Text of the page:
Wednesday, July 23, 2008

Let the world wait

Last night
a weary worldly friend
crept in and sat down by my bed.

"What's happening?"

"What's not?"

She settled in.
I sighed.

Staring at the ceiling fan,
I told her of a summer long before,
of when sixth grade had ended
and for the last time until September
I'd bounded home from school.

"My pack slid from my shoulders,
my shoes fell on the floor.
Down the stairs I flew, twelve of them in seven steps,
my brother a blur behind me.
On the concrete floor we crouched,
a pair of academic acolytes.
Gleefully we lit a fire:
in the wood stove went
More still:
maps I'd drawn,
games I'd made,
an unsent love letter or two?
page after page after page after page after page after page of
all that made
a year of school
a pile of learned lifeless ash."

So easily ended.
As though a heavy blade had sliced the summer from the spring,
I was cut free
to waste those sunny days in whatever way I could.

The ceiling fan spun on.

"And now?"

"And now it's hard to extricate
tomorrow from today.
So much undone
makes what is done
remain unsung.
I can't rest on my laurels
if my laurels aren't yet won!
If I flew westward fast enough,
might I outrace the sun?"

"Now it's time to get some sleep,"
she said.

Nodding, I agreed.
I let her close my eyes.

"Close the door.
Shut me in.
Make me a cup of chamomile tea.
As I sit sipping,
let the world wait.
For a day,
let the world wait."

Friday, July 04, 2008

Week Four progress report



This summer has been flying by.

Our program evaluator, Ophelia, is currently in town (she's been down in Jacksonville, FL, preparing for her upcoming year of teaching there). She arranged for the mass comm people to videotape yesterday's student presentations, which she herself attended as well. (Not to mention one student's mother and another student I'm doing research with who is not taking part in the program...) The talks are improving steadily: they're all getting better at pacing themselves to say what they need to in fifteen minutes and no more, and they're getting better at making use of board space and multimedia tools. I was particularly impressed with Ethelred(not the Unready!)'s presentation, in which (I only noticed in reflecting on it, while composing a feedback e-mail to him) he didn't write a single alphanumeric character on the board. His fifteen minutes were focused on a series of well-chosen diagrams that illustrated his technique, a complicated generalization of a method I developed last year for navigating internally disjoint edge paths in a certain kind of graph. His method seems to work, but he's yet to make it one hundred percent rigorous. I eagerly await the finished algorithm.

Others made solid presentations, too: Desdemona seemed hurried, but she too made great use of appropriate pictures in explaining how to find homomorphisms between graphs; Camilla and Dione worked together to weave a multimedia presentation on growing networks that was bursting with differential equations; Norton couldn't resist replaying his PowerPoint presentation illustrating Bach's unintentional use of the theory of cyclic subgroups in his Violin Concerto, BWV 1041; Uwe gave the first public presentation of his algorithm for finding optimal L(2,1)-labelings of internally three-regular trees; Hector talked about his progress through the research program that should allow him to show that all algebraically realizable finite hyperbolic tilings are indeed constructible; and Thalia put forth her new technique for hunting down gracefully labeled paths...her work this past week has been really interesting stuff for me, and I've had a blast trying to tell Mathematica how to help us out in our search.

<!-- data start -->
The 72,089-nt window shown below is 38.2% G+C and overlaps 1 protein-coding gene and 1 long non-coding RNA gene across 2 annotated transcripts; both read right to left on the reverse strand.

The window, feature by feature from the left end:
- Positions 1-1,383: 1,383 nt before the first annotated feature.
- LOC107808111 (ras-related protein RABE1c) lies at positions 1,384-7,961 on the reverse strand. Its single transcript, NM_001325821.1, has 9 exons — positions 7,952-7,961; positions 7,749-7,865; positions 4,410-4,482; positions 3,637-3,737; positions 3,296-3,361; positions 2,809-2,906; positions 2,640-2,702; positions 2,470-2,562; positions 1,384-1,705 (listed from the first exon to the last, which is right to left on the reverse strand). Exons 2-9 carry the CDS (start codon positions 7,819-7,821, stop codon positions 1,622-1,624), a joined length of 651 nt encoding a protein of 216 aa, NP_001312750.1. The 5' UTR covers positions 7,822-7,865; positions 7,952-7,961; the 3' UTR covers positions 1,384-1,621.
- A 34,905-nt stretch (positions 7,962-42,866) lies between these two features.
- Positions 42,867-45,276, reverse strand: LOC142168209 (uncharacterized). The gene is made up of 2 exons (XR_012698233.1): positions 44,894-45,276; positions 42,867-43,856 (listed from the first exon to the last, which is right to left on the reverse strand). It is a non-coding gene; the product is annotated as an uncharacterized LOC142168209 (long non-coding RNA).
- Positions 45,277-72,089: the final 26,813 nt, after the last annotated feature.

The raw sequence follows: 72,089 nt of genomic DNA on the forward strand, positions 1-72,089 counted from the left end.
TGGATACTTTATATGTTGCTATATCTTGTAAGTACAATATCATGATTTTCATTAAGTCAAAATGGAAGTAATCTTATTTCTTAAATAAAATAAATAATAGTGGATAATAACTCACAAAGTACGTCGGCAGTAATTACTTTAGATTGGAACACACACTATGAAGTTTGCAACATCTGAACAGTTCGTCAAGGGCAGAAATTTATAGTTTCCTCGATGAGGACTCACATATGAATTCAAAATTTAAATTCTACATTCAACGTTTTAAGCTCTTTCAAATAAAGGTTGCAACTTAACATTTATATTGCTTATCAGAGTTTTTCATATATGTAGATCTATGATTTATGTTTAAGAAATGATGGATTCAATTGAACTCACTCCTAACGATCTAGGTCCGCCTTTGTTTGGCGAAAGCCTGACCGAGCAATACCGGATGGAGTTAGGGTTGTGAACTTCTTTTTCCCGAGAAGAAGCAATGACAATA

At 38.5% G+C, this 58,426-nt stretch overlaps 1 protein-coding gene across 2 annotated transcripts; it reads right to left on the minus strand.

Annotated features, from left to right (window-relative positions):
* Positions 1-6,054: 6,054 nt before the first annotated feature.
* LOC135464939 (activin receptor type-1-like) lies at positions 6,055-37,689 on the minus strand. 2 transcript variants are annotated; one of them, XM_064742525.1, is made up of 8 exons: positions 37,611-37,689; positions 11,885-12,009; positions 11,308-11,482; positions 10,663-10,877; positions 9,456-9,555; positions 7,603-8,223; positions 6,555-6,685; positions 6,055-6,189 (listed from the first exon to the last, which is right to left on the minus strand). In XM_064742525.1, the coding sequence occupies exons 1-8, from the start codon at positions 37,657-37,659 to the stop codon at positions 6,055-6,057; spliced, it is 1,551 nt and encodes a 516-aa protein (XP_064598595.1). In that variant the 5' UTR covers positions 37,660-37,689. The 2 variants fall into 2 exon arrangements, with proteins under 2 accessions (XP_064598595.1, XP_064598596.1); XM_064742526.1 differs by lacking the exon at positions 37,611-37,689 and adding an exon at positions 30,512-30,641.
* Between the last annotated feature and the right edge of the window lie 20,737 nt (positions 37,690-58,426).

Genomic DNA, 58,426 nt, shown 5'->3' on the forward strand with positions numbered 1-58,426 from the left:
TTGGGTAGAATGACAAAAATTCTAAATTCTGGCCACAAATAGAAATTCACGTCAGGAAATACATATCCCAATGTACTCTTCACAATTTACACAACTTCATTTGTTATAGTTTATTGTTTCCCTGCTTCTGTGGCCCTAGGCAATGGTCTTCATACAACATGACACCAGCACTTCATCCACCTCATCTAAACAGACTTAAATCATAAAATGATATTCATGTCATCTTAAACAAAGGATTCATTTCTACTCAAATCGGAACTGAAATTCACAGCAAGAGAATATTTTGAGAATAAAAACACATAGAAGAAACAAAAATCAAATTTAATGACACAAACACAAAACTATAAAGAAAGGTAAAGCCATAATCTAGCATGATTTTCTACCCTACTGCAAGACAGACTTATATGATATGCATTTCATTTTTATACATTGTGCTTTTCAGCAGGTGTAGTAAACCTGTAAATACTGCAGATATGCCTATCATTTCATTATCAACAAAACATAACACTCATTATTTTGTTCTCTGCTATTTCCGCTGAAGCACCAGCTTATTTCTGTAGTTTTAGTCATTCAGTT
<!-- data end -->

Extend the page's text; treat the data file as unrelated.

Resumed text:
From a pedagogical point of view, it's clear that the students are helping each other out as much as we (the faculty) are helping them. Though we see four or five of them regularly during our common morning office hours, and we see a few more somewhat regularly in the afternoons, in between those sessions they're all progressing in great loping strides. That progress is often attributable to one another: "yeah, Ethelred helped me code this in Mathematica...", "Thalia can help me with the differential equations...", "Uwe figured out how to do that..."

The quality of their written work is improving substantially, too: several of them are already producing work that's beginning to look publication-ready, and we've got four weeks to go yet!


I really need to start thinking about my courses for the Fall semester. Ouch.

Not to mention the two grants that I promised myself I'd be working on for the fall.

And the review I've got to be writing.

And the papers I'd like to finish off and send on in.

Why is it that the summer is busier than the school year?

Anyone who says academics get a three-month paid vacation is full of shit.

Pardon my French.

Of course, I've been spending my free time reading up on the pedagogical uses of poetry as I start to write my paper on poetry in mathematics, so I can't complain overmuch about not having time to complete the above tasks. I've got a stack of papers, mostly from educational theory journals, some from general qualitative research publications, dealing with the roles poetry can play in research and education. The literature is somewhat sparse, judging from what I've found, but I have found some relevant material. Not surprisingly I've seen nothing about poetry in the "hard" sciences apart from the offshoots of Clemson's Art Young's Poetry Across the Curriculum movement.

I have managed to get some great responses from my student poets from last Fall. I'm going to send out a reminder to those from whom I've yet to hear, and maybe include a couple more students in the process before I begin writing.

For now, I've got to go and clean up a bit for the company we've got coming over for our inaugural Thanksgiving in July party.